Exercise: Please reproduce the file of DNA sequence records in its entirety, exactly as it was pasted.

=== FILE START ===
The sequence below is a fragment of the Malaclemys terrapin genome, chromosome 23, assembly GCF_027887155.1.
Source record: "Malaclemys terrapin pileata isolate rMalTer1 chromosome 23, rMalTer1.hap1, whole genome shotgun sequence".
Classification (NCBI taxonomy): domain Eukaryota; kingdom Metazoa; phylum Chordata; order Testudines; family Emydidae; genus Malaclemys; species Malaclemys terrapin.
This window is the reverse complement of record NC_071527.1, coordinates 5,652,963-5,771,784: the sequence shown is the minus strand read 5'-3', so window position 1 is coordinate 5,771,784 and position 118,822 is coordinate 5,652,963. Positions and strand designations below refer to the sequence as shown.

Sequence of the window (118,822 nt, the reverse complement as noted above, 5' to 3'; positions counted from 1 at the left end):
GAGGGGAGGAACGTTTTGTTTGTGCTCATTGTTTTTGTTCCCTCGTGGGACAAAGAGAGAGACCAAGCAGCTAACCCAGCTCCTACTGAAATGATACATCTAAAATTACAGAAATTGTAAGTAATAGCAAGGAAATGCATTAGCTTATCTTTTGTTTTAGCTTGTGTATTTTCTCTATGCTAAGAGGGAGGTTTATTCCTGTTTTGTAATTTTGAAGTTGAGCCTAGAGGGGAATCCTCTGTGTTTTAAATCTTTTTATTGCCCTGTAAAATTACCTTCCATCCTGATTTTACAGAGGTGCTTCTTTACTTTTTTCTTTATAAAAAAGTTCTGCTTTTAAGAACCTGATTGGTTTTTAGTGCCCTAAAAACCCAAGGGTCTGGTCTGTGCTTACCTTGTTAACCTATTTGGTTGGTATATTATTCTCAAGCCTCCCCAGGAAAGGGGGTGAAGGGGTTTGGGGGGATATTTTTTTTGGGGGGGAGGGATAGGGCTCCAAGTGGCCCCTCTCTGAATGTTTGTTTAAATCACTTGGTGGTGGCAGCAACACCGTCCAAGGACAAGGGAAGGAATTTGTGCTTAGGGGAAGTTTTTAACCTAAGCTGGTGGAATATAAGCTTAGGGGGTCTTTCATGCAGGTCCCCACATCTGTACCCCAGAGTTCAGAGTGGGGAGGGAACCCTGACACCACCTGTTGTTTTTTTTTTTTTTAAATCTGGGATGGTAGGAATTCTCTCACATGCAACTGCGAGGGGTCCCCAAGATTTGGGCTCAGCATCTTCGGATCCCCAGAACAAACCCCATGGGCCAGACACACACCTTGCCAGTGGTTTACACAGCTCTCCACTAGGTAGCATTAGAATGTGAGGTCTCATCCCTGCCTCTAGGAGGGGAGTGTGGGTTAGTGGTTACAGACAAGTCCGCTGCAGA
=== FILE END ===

The sequence below is a fragment of the Malaclemys terrapin genome, chromosome 23, assembly GCF_027887155.1.
Source record: "Malaclemys terrapin pileata isolate rMalTer1 chromosome 23, rMalTer1.hap1, whole genome shotgun sequence".
Classification (NCBI taxonomy): domain Eukaryota; kingdom Metazoa; phylum Chordata; order Testudines; family Emydidae; genus Malaclemys; species Malaclemys terrapin.
This window is the reverse complement of record NC_071527.1, coordinates 5,652,963-5,771,784: the sequence shown is the minus strand read 5'-3', so window position 1 is coordinate 5,771,784 and position 118,822 is coordinate 5,652,963. Positions and strand designations below refer to the sequence as shown.

Sequence of the window (118,822 nt, the reverse complement as noted above, 5' to 3'; positions counted from 1 at the left end):
GAGGGGAGGAACGTTTTGTTTGTGCTCATTGTTTTTGTTCCCTCGTGGGACAAAGAGAGAGACCAAGCAGCTAACCCAGCTCCTACTGAAATGATACATCTAAAATTACAGAAATTGTAAGTAATAGCAAGGAAATGCATTAGCTTATCTTTTGTTTTAGCTTGTGTATTTTCTCTATGCTAAGAGGGAGGTTTATTCCTGTTTTGTAATTTTGAAGTTGAGCCTAGAGGGGAATCCTCTGTGTTTTAAATCTTTTTATTGCCCTGTAAAATTACCTTCCATCCTGATTTTACAGAGGTGCTTCTTTACTTTTTTCTTTATAAAAAAGTTCTGCTTTTAAGAACCTGATTGGTTTTTAGTGCCCTAAAAACCCAAGGGTCTGGTCTGTGCTTACCTTGTTAACCTATTTGGTTGGTATATTATTCTCAAGCCTCCCCAGGAAAGGGGGTGAAGGGGTTTGGGGGGATATTTTTTTTGGGGGGGAGGGATAGGGCTCCAAGTGGCCCCTCTCTGAATGTTTGTTTAAATCACTTGGTGGTGGCAGCAACACCGTCCAAGGACAAGGGAAGGAATTTGTGCTTAGGGGAAGTTTTTAACCTAAGCTGGTGGAATATAAGCTTAGGGGGTCTTTCATGCAGGTCCCCACATCTGTACCCCAGAGTTCAGAGTGGGGAGGGAACCCTGACACCACCTGTTGTTTTTTTTTTTTTTAAATCTGGGATGGTAGGAATTCTCTCACATGCAACTGCGAGGGGTCCCCAAGATTTGGGCTCAGCATCTTCGGATCCCCAGAACAAACCCCATGGGCCAGACACACACCTTGCCAGTGGTTTACACAGCTCTCCACTAGGTAGCATTAGAATGTGAGGTCTCATCCCTGCCTCTAGGAGGGGAGTGTGGGTTAGTGGTTACAGACAAGTCCGCTGCAGA